Canon or Nikon? (For Macro and Wildlife shots)

Started Aug 7, 2013 | Questions thread
Nick Desai
Junior MemberPosts: 28
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Re: Canon or Nikon? (For Macro and Wildlife shots)
In reply to Gerry Winterbourne, Aug 7, 2013

Gerry Winterbourne wrote:

Nick Desai wrote:

Chris R-UK wrote:

Nick Desai wrote:

As my first DSLr camera I thought about going with a Nikon D3100 because it's not that expensive and it seems to have gotten great reviews. However, after talking to a couple of people they said that Canon is better for macro and wildlife shots because of the amount and variety of lenses. Is this true? If so, I could probably get a Canon T3i. My main purpose for the camera is to take photos of insects, flowers/plants, and wildlife. If anyone would be able to give me some insight to this topic and appreciate it!
Also, does anyone know of a good camera guide that takes about all the basics of camera function and use (ISO, aperture, etc.) along with how tot take macro and wildlife shots? Thanks!

There is no significant difference between the lens ranges of Nikon and Canon. There are plenty of lenses available for both macro and wildlife photography.

Exactly what wildlife do you want to photograph? Lenses suitable for macros of insects and lenses for wildlife photography are not cheap and the kit lenses that normally come with the camera will not be suitable for either.

What is your budget?

As of right now, it is around $1,000 give or take. I don't plan on buying all the lenses right away, right now I've been thinking of either getting a D3100 or T3i and then later on getting a macro lens, Tokina 100mm. Also going to get a flash, DIY flash diffuser or buying a cheap one,

Cut from the side of an antifreeze bottle; one per lens to fit the barrel or hood; zero cost. Great for macro because it brigs the light right up to the subject and stops the lens casting a shadow.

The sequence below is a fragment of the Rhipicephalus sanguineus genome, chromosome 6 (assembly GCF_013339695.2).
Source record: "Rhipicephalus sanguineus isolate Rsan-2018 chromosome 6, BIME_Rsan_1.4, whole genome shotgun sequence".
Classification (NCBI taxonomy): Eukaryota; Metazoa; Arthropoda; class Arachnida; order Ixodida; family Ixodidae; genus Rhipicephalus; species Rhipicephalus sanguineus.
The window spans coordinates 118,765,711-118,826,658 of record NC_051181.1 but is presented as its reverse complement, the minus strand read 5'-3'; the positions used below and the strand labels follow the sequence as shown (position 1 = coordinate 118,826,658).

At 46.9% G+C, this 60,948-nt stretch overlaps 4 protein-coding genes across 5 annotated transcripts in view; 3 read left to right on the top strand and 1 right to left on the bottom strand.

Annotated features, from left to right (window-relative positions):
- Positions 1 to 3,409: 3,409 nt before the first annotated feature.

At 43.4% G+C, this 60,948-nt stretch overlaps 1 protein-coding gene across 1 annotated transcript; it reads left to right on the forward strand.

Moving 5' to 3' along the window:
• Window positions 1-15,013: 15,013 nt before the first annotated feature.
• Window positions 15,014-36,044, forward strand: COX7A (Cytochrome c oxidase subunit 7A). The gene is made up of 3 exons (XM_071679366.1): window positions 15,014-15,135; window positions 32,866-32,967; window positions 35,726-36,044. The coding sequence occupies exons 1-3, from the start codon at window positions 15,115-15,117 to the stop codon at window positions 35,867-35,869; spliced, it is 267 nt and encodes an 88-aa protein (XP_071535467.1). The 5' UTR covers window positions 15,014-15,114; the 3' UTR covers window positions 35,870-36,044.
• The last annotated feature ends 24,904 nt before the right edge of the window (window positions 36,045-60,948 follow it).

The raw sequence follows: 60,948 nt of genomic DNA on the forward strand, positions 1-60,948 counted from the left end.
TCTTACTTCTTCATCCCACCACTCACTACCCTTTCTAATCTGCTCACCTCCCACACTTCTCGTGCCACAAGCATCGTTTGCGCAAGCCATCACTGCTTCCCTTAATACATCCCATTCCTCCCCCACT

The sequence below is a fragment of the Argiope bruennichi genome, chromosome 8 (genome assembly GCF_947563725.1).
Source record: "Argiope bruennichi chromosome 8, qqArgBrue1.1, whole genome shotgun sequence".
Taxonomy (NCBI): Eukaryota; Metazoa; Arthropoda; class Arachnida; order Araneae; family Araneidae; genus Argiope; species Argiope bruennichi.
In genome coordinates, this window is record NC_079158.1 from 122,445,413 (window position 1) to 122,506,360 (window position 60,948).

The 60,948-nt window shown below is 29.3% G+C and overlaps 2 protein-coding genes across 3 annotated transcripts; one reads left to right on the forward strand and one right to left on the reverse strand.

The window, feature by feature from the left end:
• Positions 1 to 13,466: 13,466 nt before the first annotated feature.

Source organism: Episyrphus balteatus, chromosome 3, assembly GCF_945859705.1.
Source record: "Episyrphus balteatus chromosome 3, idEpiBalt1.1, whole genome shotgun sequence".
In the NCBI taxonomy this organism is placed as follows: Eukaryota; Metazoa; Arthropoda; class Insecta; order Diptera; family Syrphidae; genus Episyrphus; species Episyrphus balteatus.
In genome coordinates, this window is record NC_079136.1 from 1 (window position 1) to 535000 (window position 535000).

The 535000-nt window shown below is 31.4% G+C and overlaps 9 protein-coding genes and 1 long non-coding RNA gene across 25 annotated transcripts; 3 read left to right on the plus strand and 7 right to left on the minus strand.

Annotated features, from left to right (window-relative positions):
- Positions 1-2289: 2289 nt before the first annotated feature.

Thanks for the idea, I'll try that out in the future!

extension tubes, and maybe a tripod but I've heard for macro shots most people just use it handheld.

As for the wildlife, birds, small mammals, basically anything aha.

It seems as if you are taking a serious interest in photography and intend to spend quite a lot on it in due course. The "variety of lenses available" point shows you understand there's more to it than just picking a body. In fact, the body is almost the least important consideration.

I am, the field I'm pursuing will sometimes call for photography and learning how to use a DSLR properly right now will greatly help out in the future. I always used to think that the camera made a difference, but now I'm learning otherwise haha.

However, there are some important things to know about bodies. First there's the basic style of controls: simple ("entry level") bodies usually have a single control dial and make you go into menus to change a lot of shooting parameters; higher-level bodies usually have twin dials and a suite of buttons that give much easier access to changing things. Plenty of accomplished photographers use the simpler bodies but it's worth your while thinking about whether a twin-dial body might be better for you.

I think right now with the budget I have at hand, and since I'm a beginner, a entry level one, such as the Nikon D3100 or Canon T3i will be better for me currently. Whenever I become a good photographer, I'll switch over to a advanced model. But thanks for the info!

I'm not trying to convert you to Pentax (see below) but it is worth pointing out that even at the entry level Pentax bodies have twin dials. Their higher-level cameras have more functions so it's not just a case of "Pentax bodies are a better buy".

I was actually looking into getting a Pentax in the beginning, a K200D, since one of my favorite macro photographers used one and had a relatively cheap setup.